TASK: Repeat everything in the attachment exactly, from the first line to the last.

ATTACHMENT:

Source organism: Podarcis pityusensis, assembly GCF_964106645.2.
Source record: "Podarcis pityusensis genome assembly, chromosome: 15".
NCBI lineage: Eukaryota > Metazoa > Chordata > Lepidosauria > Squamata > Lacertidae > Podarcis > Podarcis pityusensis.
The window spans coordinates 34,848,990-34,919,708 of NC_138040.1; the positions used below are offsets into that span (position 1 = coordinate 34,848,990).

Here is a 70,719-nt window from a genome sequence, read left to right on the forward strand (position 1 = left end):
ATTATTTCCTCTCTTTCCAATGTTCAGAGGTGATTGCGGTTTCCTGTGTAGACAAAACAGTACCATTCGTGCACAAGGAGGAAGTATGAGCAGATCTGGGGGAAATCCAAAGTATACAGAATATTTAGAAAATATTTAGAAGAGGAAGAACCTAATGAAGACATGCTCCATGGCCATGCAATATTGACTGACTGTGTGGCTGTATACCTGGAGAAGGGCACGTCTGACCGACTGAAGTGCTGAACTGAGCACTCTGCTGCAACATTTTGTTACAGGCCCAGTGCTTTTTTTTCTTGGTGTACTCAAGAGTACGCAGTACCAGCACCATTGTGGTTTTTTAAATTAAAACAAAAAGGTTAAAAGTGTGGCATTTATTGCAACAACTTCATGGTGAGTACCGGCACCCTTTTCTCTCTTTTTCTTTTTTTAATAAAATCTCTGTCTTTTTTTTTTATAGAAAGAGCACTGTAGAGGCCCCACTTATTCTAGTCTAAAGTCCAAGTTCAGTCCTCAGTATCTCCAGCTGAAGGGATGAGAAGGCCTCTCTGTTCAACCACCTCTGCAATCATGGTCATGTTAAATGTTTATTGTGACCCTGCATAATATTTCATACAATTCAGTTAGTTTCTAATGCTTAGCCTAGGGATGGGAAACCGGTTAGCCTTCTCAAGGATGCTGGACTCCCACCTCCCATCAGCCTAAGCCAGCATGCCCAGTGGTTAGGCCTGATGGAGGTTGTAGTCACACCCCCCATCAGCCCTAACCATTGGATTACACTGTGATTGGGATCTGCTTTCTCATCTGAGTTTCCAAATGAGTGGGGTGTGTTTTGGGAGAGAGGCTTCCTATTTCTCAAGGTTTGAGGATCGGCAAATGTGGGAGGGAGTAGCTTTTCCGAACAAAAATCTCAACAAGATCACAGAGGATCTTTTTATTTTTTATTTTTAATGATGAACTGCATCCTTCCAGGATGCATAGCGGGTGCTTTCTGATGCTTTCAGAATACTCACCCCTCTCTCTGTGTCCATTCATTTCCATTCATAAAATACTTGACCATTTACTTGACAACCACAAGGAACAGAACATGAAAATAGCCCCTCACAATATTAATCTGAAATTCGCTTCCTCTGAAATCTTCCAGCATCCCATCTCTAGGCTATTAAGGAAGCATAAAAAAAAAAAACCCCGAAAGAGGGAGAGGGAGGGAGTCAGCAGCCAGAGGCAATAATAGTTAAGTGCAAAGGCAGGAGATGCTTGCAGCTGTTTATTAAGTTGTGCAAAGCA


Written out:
Source organism: Podarcis pityusensis, assembly GCF_964106645.2.
Source record: "Podarcis pityusensis genome assembly, chromosome: 15".
NCBI lineage: Eukaryota > Metazoa > Chordata > Lepidosauria > Squamata > Lacertidae > Podarcis > Podarcis pityusensis.
The window spans coordinates 34,848,990-34,919,708 of NC_138040.1; the positions used below are offsets into that span (position 1 = coordinate 34,848,990).

Here is a 70,719-nt window from a genome sequence, read left to right on the forward strand (position 1 = left end):
ATTATTTCCTCTCTTTCCAATGTTCAGAGGTGATTGCGGTTTCCTGTGTAGACAAAACAGTACCATTCGTGCACAAGGAGGAAGTATGAGCAGATCTGGGGGAAATCCAAAGTATACAGAATATTTAGAAAATATTTAGAAGAGGAAGAACCTAATGAAGACATGCTCCATGGCCATGCAATATTGACTGACTGTGTGGCTGTATACCTGGAGAAGGGCACGTCTGACCGACTGAAGTGCTGAACTGAGCACTCTGCTGCAACATTTTGTTACAGGCCCAGTGCTTTTTTTTCTTGGTGTACTCAAGAGTACGCAGTACCAGCACCATTGTGGTTTTTTAAATTAAAACAAAAAGGTTAAAAGTGTGGCATTTATTGCAACAACTTCATGGTGAGTACCGGCACCCTTTTCTCTCTTTTTCTTTTTTTAATAAAATCTCTGTCTTTTTTTTTTATAGAAAGAGCACTGTAGAGGCCCCACTTATTCTAGTCTAAAGTCCAAGTTCAGTCCTCAGTATCTCCAGCTGAAGGGATGAGAAGGCCTCTCTGTTCAACCACCTCTGCAATCATGGTCATGTTAAATGTTTATTGTGACCCTGCATAATATTTCATACAATTCAGTTAGTTTCTAATGCTTAGCCTAGGGATGGGAAACCGGTTAGCCTTCTCAAGGATGCTGGACTCCCACCTCCCATCAGCCTAAGCCAGCATGCCCAGTGGTTAGGCCTGATGGAGGTTGTAGTCACACCCCCCATCAGCCCTAACCATTGGATTACACTGTGATTGGGATCTGCTTTCTCATCTGAGTTTCCAAATGAGTGGGGTGTGTTTTGGGAGAGAGGCTTCCTATTTCTCAAGGTTTGAGGATCGGCAAATGTGGGAGGGAGTAGCTTTTCCGAACAAAAATCTCAACAAGATCACAGAGGATCTTTTTATTTTTTATTTTTAATGATGAACTGCATCCTTCCAGGATGCATAGCGGGTGCTTTCTGATGCTTTCAGAATACTCACCCCTCTCTCTGTGTCCATTCATTTCCATTCATAAAATACTTGACCATTTACTTGACAACCACAAGGAACAGAACATGAAAATAGCCCCTCACAATATTAATCTGAAATTCGCTTCCTCTGAAATCTTCCAGCATCCCATCTCTAGGCTATTAAGGAAGCATAAAAAAAAAAAACCCCGAAAGAGGGAGAGGGAGGGAGTCAGCAGCCAGAGGCAATAATAGTTAAGTGCAAAGGCAGGAGATGCTTGCAGCTGTTTATTAAGTTGTGCAAAGCA